Based on the terms of the Immigration and Nationality Act of 1952, or the McCarran-Walter Act, Nazis who persecuted, abused, or executed Jews, gypsies, and other groups targeted by the Third Reich should not have been allowed to immigrate to the United States. In reality, it was difficult to vet all those who requested admission to the United States under the terms of the Displaced Persons Act, which Congress passed in 1948, or the 1953 Refugee Relief Act. Between 1948 and 1953 more than six hundred thousand Europeans emigrated to the United States. They sought asylum primarily for two reasons. Either they were victims of Nazi persecution or they were "political refugees from Communism." The sheer numbers requesting admission under the Displaced Persons Act, and later under the Refugee Relief Act, overwhelmed consular offices. Consequently, it was very difficult for officials who reviewed the applications and interviewed applicants to identify the ex-Nazis attempting to pull a fast one. Those hoping to "sneak" into the United States either presented false identification papers or lied about their wartime activities in their applications for asylum. Many former Nazis succeeded in obtaining the documentation necessary for them to gain entry to the United States. The 1952 McCarran-Walter Act was an effort by Congress to close the loophole in the 1948 immigration law.
Over the next few decades, however, news would occasionally emerge that would suggest otherwise. Apparently, some Europeans of questionable character, who were possibly guilty of committing war crimes, had succeeded in immigrating to the United States and, in some cases, had even become naturalized citizens. Many refugees to the United States — survivors of Nazi atrocities — found the trickle of news about possible Nazi criminals living in their adopted country disturbing and distressing on many different levels. Was the U.S. government guilty of harboring these criminals? Surely, only a few had slipped through the cracks and found asylum in the United States. The country would not have willingly admitted these monsters — or would it?
In the 1970s the dam burst wide open. The news broke that a large number of former Nazis who had persecuted Jews and other groups were living in the United States. Outrage swept across the nation. The public outcry put extreme pressure on the U.S. government to investigate these claims and, when warranted, to deport the offenders. The number of cases that came to light demanded the establishment of a special division within the Department of Justice that would be devoted solely to investigating possible Nazi criminals, to building cases against them, and to wielding the gavel of justice against them. The result was the creation in 1979 of the Office of Special Investigations. For the next few decades the OSI was kept incredibly busy.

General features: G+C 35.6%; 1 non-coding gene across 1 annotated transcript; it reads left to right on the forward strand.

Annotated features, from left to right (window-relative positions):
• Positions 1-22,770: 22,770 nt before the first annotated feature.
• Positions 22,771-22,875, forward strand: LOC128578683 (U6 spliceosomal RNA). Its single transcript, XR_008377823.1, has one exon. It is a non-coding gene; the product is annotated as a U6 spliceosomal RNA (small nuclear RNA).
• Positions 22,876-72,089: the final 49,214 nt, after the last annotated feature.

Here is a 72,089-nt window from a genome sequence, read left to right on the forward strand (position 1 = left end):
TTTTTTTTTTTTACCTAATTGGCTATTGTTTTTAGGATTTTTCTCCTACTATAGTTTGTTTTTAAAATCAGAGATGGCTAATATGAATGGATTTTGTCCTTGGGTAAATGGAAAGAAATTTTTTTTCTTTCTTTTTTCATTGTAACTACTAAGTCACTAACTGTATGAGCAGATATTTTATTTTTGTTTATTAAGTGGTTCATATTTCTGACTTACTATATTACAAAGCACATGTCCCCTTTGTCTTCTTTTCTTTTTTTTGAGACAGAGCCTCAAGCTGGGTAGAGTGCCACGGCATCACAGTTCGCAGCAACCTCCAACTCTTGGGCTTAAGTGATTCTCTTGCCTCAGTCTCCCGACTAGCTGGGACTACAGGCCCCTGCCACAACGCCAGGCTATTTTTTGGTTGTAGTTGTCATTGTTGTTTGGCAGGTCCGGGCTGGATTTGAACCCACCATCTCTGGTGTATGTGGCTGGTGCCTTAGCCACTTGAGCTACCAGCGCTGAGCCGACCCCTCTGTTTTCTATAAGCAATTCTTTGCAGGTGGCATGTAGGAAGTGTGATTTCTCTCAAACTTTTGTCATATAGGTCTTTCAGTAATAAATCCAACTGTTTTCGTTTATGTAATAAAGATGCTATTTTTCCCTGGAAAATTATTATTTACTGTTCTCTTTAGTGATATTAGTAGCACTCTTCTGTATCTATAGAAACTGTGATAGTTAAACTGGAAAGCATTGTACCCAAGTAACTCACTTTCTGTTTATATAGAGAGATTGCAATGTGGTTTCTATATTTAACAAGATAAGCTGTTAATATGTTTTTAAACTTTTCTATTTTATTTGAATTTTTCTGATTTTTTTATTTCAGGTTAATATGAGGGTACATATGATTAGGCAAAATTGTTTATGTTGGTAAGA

Prior to the establishment of the OSI, however, both the Department of Justice and the Immigration and Naturalization Service had taken seriously the possibility of Nazi criminals living in the United States, openly or under assumed identities, and had instigated numerous investigations and court cases against several alleged perpetrators of wartime atrocities. In some cases investigation of alleged wartime criminals began relatively early in the Cold War era. In 1951, for example, Andrija Artukovic, the suspected "Butcher of the Balkans," first came to the attention of authorities. Pursuing an investigation of and legal action against Artukovic, who had entered the country under a fictitious name, the Department of Justice spent over three decades trying to deport him. Shortly after the OSI was established in 1979, it took up the case. It was not until 1986, over three decades after the commencement of the initial DOJ investigation, however, that the case against Artukovic was finally resolved; it resulted in his deportation.
Similarly, Karl Linnas, who became a naturalized U.S. citizen in 1959, came to the attention of the DOJ in 1961. An article in the New York Times outed him. A DOJinvestigation confirmed the war crimes allegations lodged against Linnas, but, despite its strenuous efforts, the government agency found itself unable to achieve deportation until the OSI took on the case in November 1979. It still took until 1987, however, for the OSI and the DOJ to achieve the desired outcome in the Linnas case — denaturalization and deportation.
Finally, there was the case of the Romanian Otto von Bolschwing, who found employment in Europe for the CIA in 1949. Five years later the CIA facilitated his immigration to the United States. He achieved citizenship by the end of the decade. Von Bolschwing avoided a DOJ investigation until 1977. The OSI became involved in the investigation, but the CIA continued to stonewall for a time. Although the OSIultimately succeeded in proving its case against the Romanian, the agency declined to pursue deportation for humanitarian reasons.